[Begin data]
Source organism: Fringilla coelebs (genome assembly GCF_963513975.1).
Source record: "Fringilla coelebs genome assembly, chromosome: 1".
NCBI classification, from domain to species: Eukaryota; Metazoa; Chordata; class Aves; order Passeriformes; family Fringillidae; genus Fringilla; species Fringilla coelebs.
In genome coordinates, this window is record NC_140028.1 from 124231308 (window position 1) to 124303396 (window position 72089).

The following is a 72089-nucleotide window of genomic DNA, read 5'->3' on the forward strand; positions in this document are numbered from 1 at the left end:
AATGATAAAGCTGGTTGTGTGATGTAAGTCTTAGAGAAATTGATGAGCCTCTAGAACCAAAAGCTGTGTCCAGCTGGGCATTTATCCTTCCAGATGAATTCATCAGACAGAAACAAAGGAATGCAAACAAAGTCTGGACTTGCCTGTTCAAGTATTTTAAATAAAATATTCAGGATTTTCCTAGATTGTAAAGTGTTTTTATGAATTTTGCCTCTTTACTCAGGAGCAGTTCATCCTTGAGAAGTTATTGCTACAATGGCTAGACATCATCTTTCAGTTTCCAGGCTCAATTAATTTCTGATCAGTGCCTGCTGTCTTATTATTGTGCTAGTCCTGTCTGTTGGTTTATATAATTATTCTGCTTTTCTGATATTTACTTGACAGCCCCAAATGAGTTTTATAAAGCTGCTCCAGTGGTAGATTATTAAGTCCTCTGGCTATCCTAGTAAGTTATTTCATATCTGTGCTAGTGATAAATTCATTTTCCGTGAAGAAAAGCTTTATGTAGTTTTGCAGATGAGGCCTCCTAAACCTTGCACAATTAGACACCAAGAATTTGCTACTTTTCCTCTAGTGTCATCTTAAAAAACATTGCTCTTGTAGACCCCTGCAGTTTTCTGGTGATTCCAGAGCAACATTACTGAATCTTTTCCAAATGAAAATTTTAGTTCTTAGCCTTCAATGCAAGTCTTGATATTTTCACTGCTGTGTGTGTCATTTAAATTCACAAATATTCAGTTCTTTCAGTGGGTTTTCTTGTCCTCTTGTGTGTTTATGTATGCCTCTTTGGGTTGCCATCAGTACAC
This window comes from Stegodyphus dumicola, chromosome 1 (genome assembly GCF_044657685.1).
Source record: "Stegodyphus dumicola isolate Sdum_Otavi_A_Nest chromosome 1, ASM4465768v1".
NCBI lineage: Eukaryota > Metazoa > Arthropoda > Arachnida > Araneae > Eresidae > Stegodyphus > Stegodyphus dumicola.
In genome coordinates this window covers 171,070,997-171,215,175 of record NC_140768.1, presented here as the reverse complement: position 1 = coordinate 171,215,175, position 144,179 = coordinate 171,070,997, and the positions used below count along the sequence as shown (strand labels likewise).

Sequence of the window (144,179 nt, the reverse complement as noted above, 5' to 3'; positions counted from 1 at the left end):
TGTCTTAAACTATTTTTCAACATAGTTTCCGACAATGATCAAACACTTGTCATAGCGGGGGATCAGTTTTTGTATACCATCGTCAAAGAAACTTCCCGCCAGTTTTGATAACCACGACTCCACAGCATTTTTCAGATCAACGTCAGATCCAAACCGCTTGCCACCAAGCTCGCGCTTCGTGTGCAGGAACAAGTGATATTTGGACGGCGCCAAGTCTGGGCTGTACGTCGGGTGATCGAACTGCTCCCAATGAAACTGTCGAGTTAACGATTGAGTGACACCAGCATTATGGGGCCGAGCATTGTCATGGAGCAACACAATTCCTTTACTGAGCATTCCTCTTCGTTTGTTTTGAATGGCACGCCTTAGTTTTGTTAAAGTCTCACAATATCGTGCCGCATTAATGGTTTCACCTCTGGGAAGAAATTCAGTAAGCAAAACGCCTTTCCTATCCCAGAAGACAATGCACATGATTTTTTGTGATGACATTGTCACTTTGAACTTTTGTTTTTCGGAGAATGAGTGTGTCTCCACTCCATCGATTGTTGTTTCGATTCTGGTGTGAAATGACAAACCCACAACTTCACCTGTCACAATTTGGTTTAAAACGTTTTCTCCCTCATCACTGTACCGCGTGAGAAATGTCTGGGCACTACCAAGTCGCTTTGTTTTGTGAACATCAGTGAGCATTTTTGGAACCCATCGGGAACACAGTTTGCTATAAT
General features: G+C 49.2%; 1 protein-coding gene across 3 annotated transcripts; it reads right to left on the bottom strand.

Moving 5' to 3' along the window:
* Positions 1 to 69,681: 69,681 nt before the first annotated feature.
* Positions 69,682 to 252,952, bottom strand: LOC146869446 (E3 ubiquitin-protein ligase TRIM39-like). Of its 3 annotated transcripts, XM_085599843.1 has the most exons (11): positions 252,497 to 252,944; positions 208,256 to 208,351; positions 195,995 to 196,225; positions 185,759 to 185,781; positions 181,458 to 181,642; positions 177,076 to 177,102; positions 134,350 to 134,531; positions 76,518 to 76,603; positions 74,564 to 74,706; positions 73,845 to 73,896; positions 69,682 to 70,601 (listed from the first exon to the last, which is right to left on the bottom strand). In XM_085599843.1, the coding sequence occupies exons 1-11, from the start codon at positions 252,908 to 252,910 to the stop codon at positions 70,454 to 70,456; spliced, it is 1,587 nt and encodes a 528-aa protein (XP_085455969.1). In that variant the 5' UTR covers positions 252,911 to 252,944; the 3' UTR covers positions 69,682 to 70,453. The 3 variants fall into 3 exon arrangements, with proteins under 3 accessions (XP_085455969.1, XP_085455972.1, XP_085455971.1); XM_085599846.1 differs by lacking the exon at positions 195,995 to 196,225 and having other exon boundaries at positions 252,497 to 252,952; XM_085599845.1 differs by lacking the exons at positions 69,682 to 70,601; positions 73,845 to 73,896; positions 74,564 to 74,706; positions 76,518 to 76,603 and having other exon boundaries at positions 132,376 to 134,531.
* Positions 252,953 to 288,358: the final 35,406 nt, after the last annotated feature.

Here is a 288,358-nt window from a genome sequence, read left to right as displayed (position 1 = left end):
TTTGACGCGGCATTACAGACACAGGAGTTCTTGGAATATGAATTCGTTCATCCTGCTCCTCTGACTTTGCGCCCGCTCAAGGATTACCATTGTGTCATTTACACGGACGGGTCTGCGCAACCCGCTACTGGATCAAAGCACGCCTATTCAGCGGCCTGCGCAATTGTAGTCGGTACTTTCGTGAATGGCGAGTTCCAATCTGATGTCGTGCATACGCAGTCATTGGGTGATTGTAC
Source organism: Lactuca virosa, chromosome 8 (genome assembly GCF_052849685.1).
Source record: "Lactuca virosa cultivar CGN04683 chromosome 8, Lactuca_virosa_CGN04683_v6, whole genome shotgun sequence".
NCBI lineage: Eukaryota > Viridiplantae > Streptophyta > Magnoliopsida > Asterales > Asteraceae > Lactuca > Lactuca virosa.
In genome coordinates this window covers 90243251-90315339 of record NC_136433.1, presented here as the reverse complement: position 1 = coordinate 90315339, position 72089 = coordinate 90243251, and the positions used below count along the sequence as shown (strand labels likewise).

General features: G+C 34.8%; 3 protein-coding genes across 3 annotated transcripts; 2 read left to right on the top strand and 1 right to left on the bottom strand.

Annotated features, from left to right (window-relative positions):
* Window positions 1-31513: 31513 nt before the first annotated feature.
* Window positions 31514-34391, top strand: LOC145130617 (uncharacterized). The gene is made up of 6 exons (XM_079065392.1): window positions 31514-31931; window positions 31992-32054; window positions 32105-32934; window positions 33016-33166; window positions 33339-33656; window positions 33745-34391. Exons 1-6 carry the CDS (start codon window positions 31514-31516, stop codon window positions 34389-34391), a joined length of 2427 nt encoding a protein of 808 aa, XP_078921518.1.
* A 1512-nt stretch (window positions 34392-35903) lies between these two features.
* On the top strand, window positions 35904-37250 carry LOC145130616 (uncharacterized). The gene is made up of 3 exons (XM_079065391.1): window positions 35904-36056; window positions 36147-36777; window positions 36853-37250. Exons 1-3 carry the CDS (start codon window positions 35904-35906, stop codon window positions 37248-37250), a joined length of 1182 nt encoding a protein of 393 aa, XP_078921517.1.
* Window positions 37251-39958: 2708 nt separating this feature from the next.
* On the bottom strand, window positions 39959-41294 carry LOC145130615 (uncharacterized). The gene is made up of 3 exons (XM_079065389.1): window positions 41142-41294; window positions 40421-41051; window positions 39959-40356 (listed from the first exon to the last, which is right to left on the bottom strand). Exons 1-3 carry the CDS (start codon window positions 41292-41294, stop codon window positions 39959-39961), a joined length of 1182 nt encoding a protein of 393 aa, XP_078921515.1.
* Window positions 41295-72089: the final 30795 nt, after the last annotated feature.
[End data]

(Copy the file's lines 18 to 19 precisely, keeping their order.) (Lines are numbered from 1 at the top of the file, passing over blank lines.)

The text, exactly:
Here is a 288,358-nt window from a genome sequence, read left to right as displayed (position 1 = left end):
TTTGACGCGGCATTACAGACACAGGAGTTCTTGGAATATGAATTCGTTCATCCTGCTCCTCTGACTTTGCGCCCGCTCAAGGATTACCATTGTGTCATTTACACGGACGGGTCTGCGCAACCCGCTACTGGATCAAAGCACGCCTATTCAGCGGCCTGCGCAATTGTAGTCGGTACTTTCGTGAATGGCGAGTTCCAATCTGATGTCGTGCATACGCAGTCATTGGGTGATTGTAC